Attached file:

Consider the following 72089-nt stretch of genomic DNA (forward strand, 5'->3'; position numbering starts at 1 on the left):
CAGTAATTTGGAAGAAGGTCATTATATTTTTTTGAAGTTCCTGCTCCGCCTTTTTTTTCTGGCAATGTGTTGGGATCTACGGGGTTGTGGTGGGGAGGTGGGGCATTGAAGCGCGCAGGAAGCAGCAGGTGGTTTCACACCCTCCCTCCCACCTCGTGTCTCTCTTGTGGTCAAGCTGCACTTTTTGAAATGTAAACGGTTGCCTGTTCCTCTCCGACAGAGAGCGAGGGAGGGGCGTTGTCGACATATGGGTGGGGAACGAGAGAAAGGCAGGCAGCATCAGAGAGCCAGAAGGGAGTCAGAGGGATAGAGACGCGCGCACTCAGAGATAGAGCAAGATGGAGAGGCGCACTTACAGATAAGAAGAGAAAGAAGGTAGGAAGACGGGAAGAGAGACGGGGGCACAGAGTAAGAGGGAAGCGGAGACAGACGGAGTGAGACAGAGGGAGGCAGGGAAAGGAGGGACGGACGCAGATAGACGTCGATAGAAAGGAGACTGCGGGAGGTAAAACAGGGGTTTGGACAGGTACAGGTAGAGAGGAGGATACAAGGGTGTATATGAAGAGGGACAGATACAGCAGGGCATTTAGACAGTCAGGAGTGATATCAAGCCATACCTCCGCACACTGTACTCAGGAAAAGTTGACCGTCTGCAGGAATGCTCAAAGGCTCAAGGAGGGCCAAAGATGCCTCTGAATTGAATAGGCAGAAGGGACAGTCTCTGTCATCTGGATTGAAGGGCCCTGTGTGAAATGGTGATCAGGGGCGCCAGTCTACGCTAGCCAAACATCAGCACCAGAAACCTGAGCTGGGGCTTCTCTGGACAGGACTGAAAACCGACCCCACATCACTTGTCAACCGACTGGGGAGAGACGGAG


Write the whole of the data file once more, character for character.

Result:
Consider the following 72089-nt stretch of genomic DNA (forward strand, 5'->3'; position numbering starts at 1 on the left):
CAGTAATTTGGAAGAAGGTCATTATATTTTTTTGAAGTTCCTGCTCCGCCTTTTTTTTCTGGCAATGTGTTGGGATCTACGGGGTTGTGGTGGGGAGGTGGGGCATTGAAGCGCGCAGGAAGCAGCAGGTGGTTTCACACCCTCCCTCCCACCTCGTGTCTCTCTTGTGGTCAAGCTGCACTTTTTGAAATGTAAACGGTTGCCTGTTCCTCTCCGACAGAGAGCGAGGGAGGGGCGTTGTCGACATATGGGTGGGGAACGAGAGAAAGGCAGGCAGCATCAGAGAGCCAGAAGGGAGTCAGAGGGATAGAGACGCGCGCACTCAGAGATAGAGCAAGATGGAGAGGCGCACTTACAGATAAGAAGAGAAAGAAGGTAGGAAGACGGGAAGAGAGACGGGGGCACAGAGTAAGAGGGAAGCGGAGACAGACGGAGTGAGACAGAGGGAGGCAGGGAAAGGAGGGACGGACGCAGATAGACGTCGATAGAAAGGAGACTGCGGGAGGTAAAACAGGGGTTTGGACAGGTACAGGTAGAGAGGAGGATACAAGGGTGTATATGAAGAGGGACAGATACAGCAGGGCATTTAGACAGTCAGGAGTGATATCAAGCCATACCTCCGCACACTGTACTCAGGAAAAGTTGACCGTCTGCAGGAATGCTCAAAGGCTCAAGGAGGGCCAAAGATGCCTCTGAATTGAATAGGCAGAAGGGACAGTCTCTGTCATCTGGATTGAAGGGCCCTGTGTGAAATGGTGATCAGGGGCGCCAGTCTACGCTAGCCAAACATCAGCACCAGAAACCTGAGCTGGGGCTTCTCTGGACAGGACTGAAAACCGACCCCACATCACTTGTCAACCGACTGGGGAGAGACGGAG